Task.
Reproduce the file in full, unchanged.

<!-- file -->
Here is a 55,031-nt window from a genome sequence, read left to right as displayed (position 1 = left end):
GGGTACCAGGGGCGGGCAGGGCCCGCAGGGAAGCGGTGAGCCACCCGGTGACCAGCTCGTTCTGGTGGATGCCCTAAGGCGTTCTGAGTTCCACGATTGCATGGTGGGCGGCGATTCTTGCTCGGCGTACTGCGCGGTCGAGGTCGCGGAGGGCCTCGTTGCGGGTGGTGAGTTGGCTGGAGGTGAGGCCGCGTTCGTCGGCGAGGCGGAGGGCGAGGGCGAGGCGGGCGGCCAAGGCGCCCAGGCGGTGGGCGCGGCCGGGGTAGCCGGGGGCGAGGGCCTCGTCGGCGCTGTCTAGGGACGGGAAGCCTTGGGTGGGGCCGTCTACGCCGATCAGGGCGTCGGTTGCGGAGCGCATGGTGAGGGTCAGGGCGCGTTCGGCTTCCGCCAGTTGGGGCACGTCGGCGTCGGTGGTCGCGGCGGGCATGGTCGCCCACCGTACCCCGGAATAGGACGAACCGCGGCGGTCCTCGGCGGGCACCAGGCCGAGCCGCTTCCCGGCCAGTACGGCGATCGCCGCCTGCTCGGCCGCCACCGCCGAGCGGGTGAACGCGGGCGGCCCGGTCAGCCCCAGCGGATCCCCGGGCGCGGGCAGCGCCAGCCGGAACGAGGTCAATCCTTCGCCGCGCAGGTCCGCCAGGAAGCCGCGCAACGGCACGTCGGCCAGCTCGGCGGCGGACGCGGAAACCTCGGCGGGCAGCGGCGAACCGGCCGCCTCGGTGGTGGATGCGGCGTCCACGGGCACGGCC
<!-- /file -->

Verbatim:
Here is a 55,031-nt window from a genome sequence, read left to right as displayed (position 1 = left end):
GGGTACCAGGGGCGGGCAGGGCCCGCAGGGAAGCGGTGAGCCACCCGGTGACCAGCTCGTTCTGGTGGATGCCCTAAGGCGTTCTGAGTTCCACGATTGCATGGTGGGCGGCGATTCTTGCTCGGCGTACTGCGCGGTCGAGGTCGCGGAGGGCCTCGTTGCGGGTGGTGAGTTGGCTGGAGGTGAGGCCGCGTTCGTCGGCGAGGCGGAGGGCGAGGGCGAGGCGGGCGGCCAAGGCGCCCAGGCGGTGGGCGCGGCCGGGGTAGCCGGGGGCGAGGGCCTCGTCGGCGCTGTCTAGGGACGGGAAGCCTTGGGTGGGGCCGTCTACGCCGATCAGGGCGTCGGTTGCGGAGCGCATGGTGAGGGTCAGGGCGCGTTCGGCTTCCGCCAGTTGGGGCACGTCGGCGTCGGTGGTCGCGGCGGGCATGGTCGCCCACCGTACCCCGGAATAGGACGAACCGCGGCGGTCCTCGGCGGGCACCAGGCCGAGCCGCTTCCCGGCCAGTACGGCGATCGCCGCCTGCTCGGCCGCCACCGCCGAGCGGGTGAACGCGGGCGGCCCGGTCAGCCCCAGCGGATCCCCGGGCGCGGGCAGCGCCAGCCGGAACGAGGTCAATCCTTCGCCGCGCAGGTCCGCCAGGAAGCCGCGCAACGGCACGTCGGCCAGCTCGGCGGCGGACGCGGAAACCTCGGCGGGCAGCGGCGAACCGGCCGCCTCGGTGGTGGATGCGGCGTCCACGGGCACGGCC